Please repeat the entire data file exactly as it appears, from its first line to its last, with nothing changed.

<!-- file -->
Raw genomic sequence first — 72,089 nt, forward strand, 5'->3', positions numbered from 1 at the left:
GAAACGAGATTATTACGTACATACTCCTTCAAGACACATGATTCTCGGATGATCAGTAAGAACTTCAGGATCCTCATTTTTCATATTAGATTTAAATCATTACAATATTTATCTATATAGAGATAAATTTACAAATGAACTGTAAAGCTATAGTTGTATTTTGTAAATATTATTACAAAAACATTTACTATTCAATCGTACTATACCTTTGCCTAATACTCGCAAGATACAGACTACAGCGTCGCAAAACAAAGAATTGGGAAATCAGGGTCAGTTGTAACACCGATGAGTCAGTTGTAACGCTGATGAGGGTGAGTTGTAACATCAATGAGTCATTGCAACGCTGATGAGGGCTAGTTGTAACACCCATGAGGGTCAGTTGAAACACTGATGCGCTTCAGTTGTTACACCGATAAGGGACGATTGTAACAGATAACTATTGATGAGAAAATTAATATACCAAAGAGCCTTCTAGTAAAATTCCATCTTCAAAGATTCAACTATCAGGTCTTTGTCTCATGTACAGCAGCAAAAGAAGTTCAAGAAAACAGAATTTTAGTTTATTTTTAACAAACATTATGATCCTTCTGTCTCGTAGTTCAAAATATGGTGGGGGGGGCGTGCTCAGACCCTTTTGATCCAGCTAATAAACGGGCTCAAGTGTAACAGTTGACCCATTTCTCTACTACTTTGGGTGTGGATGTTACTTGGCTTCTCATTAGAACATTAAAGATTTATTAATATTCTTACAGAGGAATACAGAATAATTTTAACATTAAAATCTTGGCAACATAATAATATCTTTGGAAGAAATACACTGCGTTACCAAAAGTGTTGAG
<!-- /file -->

Raw genomic sequence first — 72,089 nt, forward strand, 5'->3', positions numbered from 1 at the left:
GAAACGAGATTATTACGTACATACTCCTTCAAGACACATGATTCTCGGATGATCAGTAAGAACTTCAGGATCCTCATTTTTCATATTAGATTTAAATCATTACAATATTTATCTATATAGAGATAAATTTACAAATGAACTGTAAAGCTATAGTTGTATTTTGTAAATATTATTACAAAAACATTTACTATTCAATCGTACTATACCTTTGCCTAATACTCGCAAGATACAGACTACAGCGTCGCAAAACAAAGAATTGGGAAATCAGGGTCAGTTGTAACACCGATGAGTCAGTTGTAACGCTGATGAGGGTGAGTTGTAACATCAATGAGTCATTGCAACGCTGATGAGGGCTAGTTGTAACACCCATGAGGGTCAGTTGAAACACTGATGCGCTTCAGTTGTTACACCGATAAGGGACGATTGTAACAGATAACTATTGATGAGAAAATTAATATACCAAAGAGCCTTCTAGTAAAATTCCATCTTCAAAGATTCAACTATCAGGTCTTTGTCTCATGTACAGCAGCAAAAGAAGTTCAAGAAAACAGAATTTTAGTTTATTTTTAACAAACATTATGATCCTTCTGTCTCGTAGTTCAAAATATGGTGGGGGGGGCGTGCTCAGACCCTTTTGATCCAGCTAATAAACGGGCTCAAGTGTAACAGTTGACCCATTTCTCTACTACTTTGGGTGTGGATGTTACTTGGCTTCTCATTAGAACATTAAAGATTTATTAATATTCTTACAGAGGAATACAGAATAATTTTAACATTAAAATCTTGGCAACATAATAATATCTTTGGAAGAAATACACTGCGTTACCAAAAGTGTTGAG